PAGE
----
I never have more than two weeks off to travel, so I don’t even consider travelling 24 hours, ten times longer than the flight time (besides, I could get to Sydney, Australia in 26 hours!) I am all for paying the convenience fee of air travel and arriving alert and ready for a day and night on the town. Despite this, because I book the lowest economy fares and I use a cash-back credit card instead of an air miles card, I never get any free flights.
Still in the transport category is local, ground travel after I arrive. Using Toronto as an example again, the flat rate for a cab from the airport to downtown is about $50. There are shuttles for about $22/person. Meanwhile, there is a new train service for only $24 (2 adults) followed by a slog from the downtown train station to the hotel by subway or cab. Guess which we choose?
While we are in the city, we would never rent a car because public transit is excellent (same in London, Paris and New York). In most cities, we stay somewhere central, walk most places, and take the subway. However, in London we stay at an inexpensive airport hotel (£65) and buy Oyster cards (top-up fare cards for the Tube) to travel into the city daily. It takes an hour each way, but saves buckets on hotel costs. The last time we were there, we stayed 5 nights, and bought weekly all-access passes, which cost far less than the daily fares. We just had to pay attention to the time so we didn’t miss the last evening stop at the hotel at 12:20 a.m.! In each city, we look at subway maps and get an overview of the routes before we travel. I need to feel oriented to the map when I go somewhere! The one time we didn’t, in Paris, we came close to getting lost in a vast, isolated area late at night.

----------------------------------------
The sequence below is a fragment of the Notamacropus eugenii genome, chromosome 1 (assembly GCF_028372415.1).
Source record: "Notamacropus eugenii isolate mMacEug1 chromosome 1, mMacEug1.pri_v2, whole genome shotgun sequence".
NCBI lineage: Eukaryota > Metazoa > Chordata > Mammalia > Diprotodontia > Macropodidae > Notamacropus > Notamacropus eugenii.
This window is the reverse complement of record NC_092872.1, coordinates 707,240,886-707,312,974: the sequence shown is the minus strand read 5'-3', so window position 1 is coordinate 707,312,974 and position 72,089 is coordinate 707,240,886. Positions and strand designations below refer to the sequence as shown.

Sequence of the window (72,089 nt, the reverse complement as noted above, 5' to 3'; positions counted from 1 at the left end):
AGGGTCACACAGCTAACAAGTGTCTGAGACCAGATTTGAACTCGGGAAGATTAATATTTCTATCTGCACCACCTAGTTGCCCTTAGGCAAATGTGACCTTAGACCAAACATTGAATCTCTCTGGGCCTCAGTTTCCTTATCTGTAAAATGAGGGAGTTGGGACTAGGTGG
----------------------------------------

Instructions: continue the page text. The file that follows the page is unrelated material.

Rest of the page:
When travelling to cities, the airports are often distant from downtown which creates a dilemma: do you stay near the airport so it’s easy to get away when you leave, stay downtown near attractions but amidst the noise and haste, or stay somewhere in the suburbs where it is quiet and cheap?
I used to book inexpensive chain motels everywhere I went, because they are clean and sufficient. Now I prefer B&Bs because we can usually find centrally-located and charming rooms with wonderful breakfasts for the same or less cost. I am an early riser and I love breakfast! Call me squeamish, but I won’t share a bathroom with other travellers, except at a campground with shower stalls. So we have not booked rooms in hostels or student dorms. In NYC and Paris, we stayed at small independent hotels that served breakfast. In the past, on family trips, I have stayed in suites with kitchenettes (self-catering), shared cabins and campgrounds. I think the next time we stay in London, I will find an affordable place downtown on Trivago, and stay at the airport hotel on the last night to calm Rom’s nerves 🙂
As for amenities, even though I walk a lot when we travel (as much as 10 km a day), it doesn’t come close to my activity level at home where I do workouts most days. So if I can afford it, I like a place with a fitness room. I am 50/50 on hotel pools. Large hotels with nice pools are great, but I have been to some small motels with pretty sketchy-looking pool maintenance, so it is not a priority for me!
I will end by telling you about my best hotel pool experience. I was sent to Banff for a conference (poor me!) in the Canadian Rockies one November, and was even put up at the historic Banff Springs Hotel. The room was just average, but the hotel had a heated outdoor pool. My co-worker and I went for a swim, and a few minutes later it started to snow. So there we were, bathing in warm water on a cold night, surrounded by majestic mountains, with snowflakes dancing all around us. Unforgettable!
Next time: food, attractions, shows and…paperwork
Tell me how you like to travel!